Back upstairs, professor Tom Marsh’s group studies knot-like structures, called G-quartets, that form in certain sequences of DNA. These may play a role in communication between genes and the protein-building apparatus in the cell. These knots are particularly stable and also may help keep chromosomes from fraying at the ends. Because of their stability, Marsh’s group is investigating how to control artificial structures that they create in the lab based on G-quartets. These wire-like segments might eventually provide frameworks for assembling ultra-small mechanical or electronic devices.

Marsh’s group also is investigating a possible therapeutic application of DNA G-quartets in collaboration with students in professor Lisa Prevette’s lab. These G-quartet structures may cause protein synthesis in cancer cells to stall out. A targeted uptake of these special agents may slow the growth of tumor cells and conceivably could be used together with milder methods (compared to current chemotherapies) designed to eliminate the cancer cells.

Getting the G-quartet structures to the inside of a cancer cell draws on the work of Prevette’s lab, that focuses on mechanisms by which molecules cross cell walls. Living cells have evolved sophisticated border control, so that large drug molecules or electrically charged species such as DNA require special chaperone agents to penetrate a cell wall. Prevette’s group has been studying the strength with which DNA and chaperone molecules bind to each other and to cell membranes by recording the tiny amounts of heat released or absorbed when these reagents are mixed.

Together, the two teams are working on ways to deliver the G-quartet DNA to the inside of cancer cells. They hope to elucidate the rules of engagement in a few systems so that designing drug delivery or DNA therapy systems will be a more effective and rational process in the future.


Students often spill out of Prevette’s lab into the computer lab next door. This room is also the home base for the theoreticians in the department. Professor Josh Layfield’s students model reactions and other processes with computational techniques known as molecular mechanics and quantum mechanics.

Good models help make predictions about chemical reactions and can save time and effort in the lab by avoiding unfruitful experiments. They also reveal critical steps in a chain of events, lending insight into many different aspects of chemistry such as how to make a reaction produce higher yield or create more stable materials.

One student has been modeling collision processes that occur in a special type of mass spectrometer to help explain the steps that lead to the fragments that are observed during an experiment. Learning the pathways by which known molecules fragment will help chemists interpret fragmentation patterns and identify unknown molecules in the future.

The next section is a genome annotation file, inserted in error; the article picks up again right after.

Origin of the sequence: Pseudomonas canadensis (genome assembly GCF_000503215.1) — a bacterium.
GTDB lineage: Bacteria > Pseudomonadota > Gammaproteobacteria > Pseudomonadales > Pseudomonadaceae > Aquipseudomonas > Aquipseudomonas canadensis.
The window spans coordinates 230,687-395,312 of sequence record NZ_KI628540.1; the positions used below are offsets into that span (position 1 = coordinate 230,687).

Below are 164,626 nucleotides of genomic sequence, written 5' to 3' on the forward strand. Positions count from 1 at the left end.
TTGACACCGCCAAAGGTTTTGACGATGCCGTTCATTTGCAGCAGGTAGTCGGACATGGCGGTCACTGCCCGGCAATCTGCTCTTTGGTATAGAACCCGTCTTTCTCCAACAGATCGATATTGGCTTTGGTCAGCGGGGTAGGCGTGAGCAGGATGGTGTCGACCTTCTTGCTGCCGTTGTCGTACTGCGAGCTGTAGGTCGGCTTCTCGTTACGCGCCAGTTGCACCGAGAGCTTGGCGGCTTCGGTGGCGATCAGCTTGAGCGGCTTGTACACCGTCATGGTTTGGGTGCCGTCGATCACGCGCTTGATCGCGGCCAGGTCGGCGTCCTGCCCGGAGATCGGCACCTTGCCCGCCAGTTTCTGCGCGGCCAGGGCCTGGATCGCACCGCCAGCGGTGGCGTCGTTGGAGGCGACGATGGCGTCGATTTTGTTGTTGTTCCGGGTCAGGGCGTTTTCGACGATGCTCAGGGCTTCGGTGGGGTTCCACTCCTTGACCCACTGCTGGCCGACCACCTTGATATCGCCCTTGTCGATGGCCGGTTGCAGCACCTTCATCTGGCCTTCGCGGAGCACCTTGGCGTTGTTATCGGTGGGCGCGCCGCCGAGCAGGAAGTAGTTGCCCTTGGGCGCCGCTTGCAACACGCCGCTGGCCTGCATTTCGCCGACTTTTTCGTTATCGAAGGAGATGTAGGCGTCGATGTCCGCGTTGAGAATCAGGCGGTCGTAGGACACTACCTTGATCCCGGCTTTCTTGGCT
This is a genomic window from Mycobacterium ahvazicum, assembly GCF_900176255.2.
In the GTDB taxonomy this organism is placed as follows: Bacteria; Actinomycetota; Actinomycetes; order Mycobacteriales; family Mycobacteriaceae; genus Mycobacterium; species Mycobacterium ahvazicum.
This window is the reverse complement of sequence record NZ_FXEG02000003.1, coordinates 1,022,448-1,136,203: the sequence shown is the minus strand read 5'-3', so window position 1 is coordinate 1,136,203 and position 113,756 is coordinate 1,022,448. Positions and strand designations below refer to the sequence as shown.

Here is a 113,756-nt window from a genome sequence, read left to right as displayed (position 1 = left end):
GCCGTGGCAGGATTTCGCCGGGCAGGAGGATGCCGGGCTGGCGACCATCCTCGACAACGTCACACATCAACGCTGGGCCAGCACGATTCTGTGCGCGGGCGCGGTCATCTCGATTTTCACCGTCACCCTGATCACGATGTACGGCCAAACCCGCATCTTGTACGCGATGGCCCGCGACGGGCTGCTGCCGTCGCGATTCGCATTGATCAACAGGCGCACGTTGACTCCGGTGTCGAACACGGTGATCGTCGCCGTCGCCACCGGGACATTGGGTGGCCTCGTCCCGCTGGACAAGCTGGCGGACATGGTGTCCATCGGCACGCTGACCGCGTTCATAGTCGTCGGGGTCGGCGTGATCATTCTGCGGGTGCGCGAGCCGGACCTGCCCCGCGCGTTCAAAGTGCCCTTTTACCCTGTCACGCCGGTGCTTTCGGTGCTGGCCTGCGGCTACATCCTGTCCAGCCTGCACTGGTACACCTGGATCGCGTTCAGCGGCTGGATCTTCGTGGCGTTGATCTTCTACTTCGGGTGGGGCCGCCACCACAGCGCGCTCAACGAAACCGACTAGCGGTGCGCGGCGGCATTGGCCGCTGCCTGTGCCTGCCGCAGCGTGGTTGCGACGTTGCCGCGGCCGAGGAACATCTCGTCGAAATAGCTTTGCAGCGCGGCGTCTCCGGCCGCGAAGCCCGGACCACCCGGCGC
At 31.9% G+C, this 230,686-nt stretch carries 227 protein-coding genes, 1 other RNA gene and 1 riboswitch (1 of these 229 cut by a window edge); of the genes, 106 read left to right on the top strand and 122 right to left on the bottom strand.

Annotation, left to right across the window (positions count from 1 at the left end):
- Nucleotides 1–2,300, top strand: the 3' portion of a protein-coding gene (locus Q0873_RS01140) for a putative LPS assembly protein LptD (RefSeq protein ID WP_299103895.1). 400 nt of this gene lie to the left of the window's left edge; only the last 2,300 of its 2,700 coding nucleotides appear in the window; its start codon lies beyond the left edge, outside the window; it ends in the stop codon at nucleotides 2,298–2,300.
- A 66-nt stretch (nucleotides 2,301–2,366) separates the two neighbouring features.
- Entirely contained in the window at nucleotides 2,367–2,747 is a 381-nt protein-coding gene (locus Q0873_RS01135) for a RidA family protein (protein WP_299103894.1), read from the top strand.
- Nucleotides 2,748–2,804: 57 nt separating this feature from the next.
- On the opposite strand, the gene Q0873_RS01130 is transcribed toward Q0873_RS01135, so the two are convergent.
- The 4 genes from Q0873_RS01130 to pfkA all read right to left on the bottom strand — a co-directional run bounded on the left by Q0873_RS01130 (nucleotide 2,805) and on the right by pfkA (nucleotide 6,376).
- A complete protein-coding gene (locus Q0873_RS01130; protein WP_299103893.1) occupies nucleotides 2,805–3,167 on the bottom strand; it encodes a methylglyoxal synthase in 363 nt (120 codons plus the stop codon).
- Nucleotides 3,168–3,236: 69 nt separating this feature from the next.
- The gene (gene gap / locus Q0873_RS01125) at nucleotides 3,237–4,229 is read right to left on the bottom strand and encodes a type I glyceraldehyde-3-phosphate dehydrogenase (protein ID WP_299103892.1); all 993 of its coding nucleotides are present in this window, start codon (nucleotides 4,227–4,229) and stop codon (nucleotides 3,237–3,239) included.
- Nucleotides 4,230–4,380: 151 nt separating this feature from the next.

In another project, quantum calculations are being used to predict microwave emission from molecules that are present in interstellar space. The energy at which this emission occurs can be characteristic of the generating molecule’s structure. Because many molecules in space cannot be easily made in the lab, the only way to identify some compounds in space is by calculating the spectra from theory.

However, to do a rigorous analysis takes unreasonable amounts of computer processing time, even though the students send their calculations to the groups’ own powerful computer cluster. One of Layfield’s students has been working on streamlining the process by using a simplified model for part of the calculation. The hypothesis is that parameters from the simplified model may be applicable to calculations for spectra of other molecules.


Two rooms at the end of the hallway house larger instruments that are shared by everyone in the department. The analytical research students working with professor Tony Borgerding and myself spend a lot of time here.

Many of Borgerding’s students develop new methods of analysis that use a separation technique such as the HPLC used in Wammer’s lab. Others have explored new modes of sampling that provide an advantage over current approaches. For example, Borgerding’s students have been exploring the use of a specially modified tiny glass tube (about the size of a human hair) that can be inserted into a solution or even biological tissue to extract tiny amounts of volatile compounds that can be fed directly into an analytical instrument. Such a device could make possible real-time monitoring of drugs and important metabolites in a living system.

My students have been working with analytical tools based on light. Several students have been trying to merge fluorescence spectroscopy with a microscope. Although many biological studies exploit fluorescent molecules to provide contrast or quality images of specific subcellular structures, measuring the content of a compound of interest within a single cell is still fraught with errors.

Students in my lab have been exploring methods for circumventing those problems. Their instrument was built by students and sports some unique advantages. The ability of their instrument to measure light from the sample at multiple wavelengths provides an opportunity to correct for some of the limitations of other methods.

Most students agree that their research experience has given them an appreciation for the challenges of doing science well, and also more confidence in their own abilities to answer questions based on data and critical thinking. That is a big part of becoming a scientist. ■

Print Friendly